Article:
A roundup of the week's notable obituaries
Freddie Beckwith, 73, a longtime Garfield High track coach remembered for his patience and gentleness whose teams won or shared six state titles and 18 Metro League championships, died Wednesday after a long illness.
Lynn Campbell, 101, whose Seattle Harbor Tours helped develop the city’s tourist trade and who for more than 40 years was a central figure on its waterfront, died Jan. 2 at his home in Lynwood, on Bainbridge Island.
Sally Moneda, 47, who inspired creativity in her students at Loyal Heights Elementary School in Seattle and lived in their memories long after they’d left her classroom, died in Seattle Jan. 3 of ovarian cancer.
Shelby Scates, 81, a longtime Seattle Post-Intelligencer reporter and columnist and a titan of Washington state political reporting, died of dementia Jan. 3 in Seattle.
- Seattle police officer faces firing over arrest of man carrying a golf club
- Man killed by escort had axes, shovel, bleach; may be linked to missing women
- Alaska Airlines has 72-hour sale on fall travel to Hawaii
- Seattle-area home prices hit wall in May
- Kirkland hunter defends acquaintance who killed treasured lion Cecil
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Frederick E. Buhl, 22, who performed as hip-hop artist Freddy E and was known for his edgy YouTube program “Jerk TV,” died Jan. 5 in Renton, an apparent suicide.
Jeanne Manford, 92, who organized the group now known as Parents, Families and Friends of Lesbians and Gays, or PFLAG, one of the most prominent national organizations of relatives and other supporters of homosexuals, died Tuesday in Daly City, Calif.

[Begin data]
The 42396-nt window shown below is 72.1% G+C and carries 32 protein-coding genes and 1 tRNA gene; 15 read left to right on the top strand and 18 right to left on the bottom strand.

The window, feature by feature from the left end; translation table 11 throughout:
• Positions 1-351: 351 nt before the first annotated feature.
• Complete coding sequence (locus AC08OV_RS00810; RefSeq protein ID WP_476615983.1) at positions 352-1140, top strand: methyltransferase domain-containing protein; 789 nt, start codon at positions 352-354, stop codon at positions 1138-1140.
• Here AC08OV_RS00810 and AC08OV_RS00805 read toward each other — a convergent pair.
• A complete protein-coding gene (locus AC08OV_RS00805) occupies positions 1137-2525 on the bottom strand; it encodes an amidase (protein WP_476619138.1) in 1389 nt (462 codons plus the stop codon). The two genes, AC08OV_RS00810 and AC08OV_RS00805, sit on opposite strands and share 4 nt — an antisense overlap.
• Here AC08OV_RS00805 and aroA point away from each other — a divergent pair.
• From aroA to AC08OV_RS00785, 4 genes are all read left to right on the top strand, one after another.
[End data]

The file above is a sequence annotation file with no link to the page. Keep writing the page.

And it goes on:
Jeanne Vertefeuille, 80, a career CIA employee who worked her way from typist to Soviet Union and counterintelligence expert, and who led a task force that unmasked the CIA’s Aldrich Ames as one of the most notorious traitors in U.S. history, died of a brain tumor Dec. 29 in the D.C. area.
Louise Bundy, 88, who was a staunch defender of her serial-killer son, Ted Bundy, before he made a series of death-row confessions, died Dec. 23 in Tacoma after a long illness.
James Buchanan, 93, a scholar and author whose analyses of economic and political decision-making won the 1986 Nobel in economics and shaped a generation of conservative thinking, died Wednesday in Blacksburg, Va.
Claude Nobs, 76, the founder and general manager of the Montreux Jazz Festival, died Thursday, after a fall while cross-country skiing Dec. 24 at Caux-sur-Montreux.
Fred L. Turner, 80, who as chief executive helped transform McDonald’s into a global giant and introduced the world to the Chicken McNugget, the Egg McMuffin and the Happy Meal, died of pneumonia Monday in Glenview, Ill.
Evan S. Connell Jr., 88, a literary iconoclast whose writings as a novelist (including “Mrs. Bridge” and “Mr. and Mrs. Bridge”), poet, essayist and historian won admiration, was found dead of natural causes Thursday in Santa Fe, N.M.
Keiji Nakazawa, 73, who as a child witnessed the bombing of Hiroshima and who chronicled the bomb and its aftermath as a celebrated comic-book artist and writer, died Dec. 19 of lung cancer in Hiroshima.
Tingye Li, 81, an electrical engineer whose calculations helped guide the development of the laser and propel the increase in the speed of fiber-optic communication, died of a heart attack Dec. 27 in Snowbird, Utah.
David R. Ellis, 60, the director of the movie “Snakes on a Plane,” was found dead Monday in his Johannesburg, South Africa, hotel room. Police do not suspect foul play.